“Within the last few years, Tamweel Aviation has been established as one of the leading providers of junior debt in the aircraft finance market, and the performance of the vehicle and the strategic value it adds to our business model is even higher than we had expected before joining in 2014,” said Oliver Gruenke, director at NordLB.

With the commitments allocated to TAF now fully invested, NordLB joined successor fund TAF II.

In June 2018, Gecas and Novus closed a debt financing agreement with Philippine Airlines (PAL).

Gecas unit PK AirFinance provided senior debt for the acquisition of four new A321-200neo aircraft, while Tamweel signed up to provide a mezzanine loan for each aircraft.

The loan will finance PAL’s acquisition of the aircraft and a spare engine, part of the airline’s strategy to grow medium-range routes while modernizing the fleet.

The first aircraft delivered in May 2018.

“PK AirFinance has enjoyed long-standing relationships with both PAL and Novus,” said Shinji Sato, executive manager at PK AirFinance Japan.

“The opportunity to work with Novus to support PAL’s growth strategy is a natural extension to our relationship.”

“The combination of asset type and stakeholders involved in this transaction makes it appealing for both Novus and Tamweel Aviation Finance, one of the industry’s leading mezzanine loan providers,” said Hani Kuzbari, managing director at Novus.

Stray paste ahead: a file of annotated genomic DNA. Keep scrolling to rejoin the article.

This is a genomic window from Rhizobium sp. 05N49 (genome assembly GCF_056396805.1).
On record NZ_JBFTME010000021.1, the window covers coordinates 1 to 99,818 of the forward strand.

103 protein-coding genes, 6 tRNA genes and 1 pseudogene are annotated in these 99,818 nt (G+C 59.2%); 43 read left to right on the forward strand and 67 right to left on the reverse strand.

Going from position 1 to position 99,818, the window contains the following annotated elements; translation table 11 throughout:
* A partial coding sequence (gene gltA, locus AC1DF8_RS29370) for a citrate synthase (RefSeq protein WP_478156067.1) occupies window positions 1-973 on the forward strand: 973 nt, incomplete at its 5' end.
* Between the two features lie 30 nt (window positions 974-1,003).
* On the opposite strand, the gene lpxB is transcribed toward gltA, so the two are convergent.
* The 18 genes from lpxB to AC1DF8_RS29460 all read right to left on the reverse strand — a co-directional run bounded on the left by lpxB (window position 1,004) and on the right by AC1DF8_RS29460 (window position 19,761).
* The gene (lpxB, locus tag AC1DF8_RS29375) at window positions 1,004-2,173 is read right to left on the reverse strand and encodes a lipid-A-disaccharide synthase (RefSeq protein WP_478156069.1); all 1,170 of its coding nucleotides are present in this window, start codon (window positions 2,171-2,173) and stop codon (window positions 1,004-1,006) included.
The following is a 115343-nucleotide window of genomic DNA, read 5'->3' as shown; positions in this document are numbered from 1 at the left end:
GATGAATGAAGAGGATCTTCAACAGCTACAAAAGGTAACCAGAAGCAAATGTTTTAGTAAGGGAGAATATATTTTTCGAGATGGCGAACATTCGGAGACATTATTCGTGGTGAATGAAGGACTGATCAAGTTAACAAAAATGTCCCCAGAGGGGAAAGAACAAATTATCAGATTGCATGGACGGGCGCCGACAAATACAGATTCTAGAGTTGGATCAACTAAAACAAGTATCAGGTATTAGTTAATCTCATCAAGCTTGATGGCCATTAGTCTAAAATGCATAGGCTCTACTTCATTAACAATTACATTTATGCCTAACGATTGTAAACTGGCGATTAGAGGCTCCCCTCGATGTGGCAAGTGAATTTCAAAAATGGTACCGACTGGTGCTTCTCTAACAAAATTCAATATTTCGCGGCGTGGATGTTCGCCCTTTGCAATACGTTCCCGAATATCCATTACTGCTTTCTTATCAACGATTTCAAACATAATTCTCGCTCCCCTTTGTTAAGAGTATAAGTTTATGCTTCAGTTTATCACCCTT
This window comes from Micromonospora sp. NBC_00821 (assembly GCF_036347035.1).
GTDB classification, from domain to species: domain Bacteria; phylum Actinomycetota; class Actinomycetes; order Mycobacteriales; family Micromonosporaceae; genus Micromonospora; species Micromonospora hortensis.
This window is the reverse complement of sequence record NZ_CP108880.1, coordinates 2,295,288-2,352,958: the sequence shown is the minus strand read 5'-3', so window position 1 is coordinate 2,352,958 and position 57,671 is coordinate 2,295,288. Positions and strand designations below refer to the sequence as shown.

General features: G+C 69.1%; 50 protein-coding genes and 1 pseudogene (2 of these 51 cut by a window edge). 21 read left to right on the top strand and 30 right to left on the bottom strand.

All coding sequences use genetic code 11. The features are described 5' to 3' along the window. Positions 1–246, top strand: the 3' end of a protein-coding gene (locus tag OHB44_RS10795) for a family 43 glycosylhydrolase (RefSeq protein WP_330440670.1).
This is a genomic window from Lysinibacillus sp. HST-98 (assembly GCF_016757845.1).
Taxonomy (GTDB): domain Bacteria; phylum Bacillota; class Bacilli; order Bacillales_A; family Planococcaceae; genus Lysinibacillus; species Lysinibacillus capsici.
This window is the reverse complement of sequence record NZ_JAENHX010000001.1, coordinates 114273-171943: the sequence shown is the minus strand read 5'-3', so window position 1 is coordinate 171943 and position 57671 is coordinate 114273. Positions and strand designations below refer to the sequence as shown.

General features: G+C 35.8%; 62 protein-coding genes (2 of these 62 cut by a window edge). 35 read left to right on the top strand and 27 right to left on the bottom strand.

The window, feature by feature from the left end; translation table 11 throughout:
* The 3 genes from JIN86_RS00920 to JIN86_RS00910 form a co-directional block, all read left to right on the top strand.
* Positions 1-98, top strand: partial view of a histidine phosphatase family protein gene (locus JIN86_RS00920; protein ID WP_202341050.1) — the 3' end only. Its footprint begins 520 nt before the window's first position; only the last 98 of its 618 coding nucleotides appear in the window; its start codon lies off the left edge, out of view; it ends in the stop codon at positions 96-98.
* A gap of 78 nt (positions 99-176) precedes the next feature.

“This debt structure is an attractive value proposition and we look forward to replicating this with both PK AirFinance and PAL on future transactions.”

Overheated markets

Against this background of overheated markets, and with a large number of new players chasing both new and midlife aircraft, there are concerns about valuations.

In the recently published Aviation Finance Outlook 2019, Scope Ratings warned that market conditions remain relatively benign, but that a price correction could be close at hand.

According to Scope, pre-crisis aircraft valuation trends are reasserting themselves.

“In particular, market players have become less discriminating in valuing different versions of aircraft models, fitting a pattern of previous late-cycle behaviour, says Helene Spro, analyst at Scope.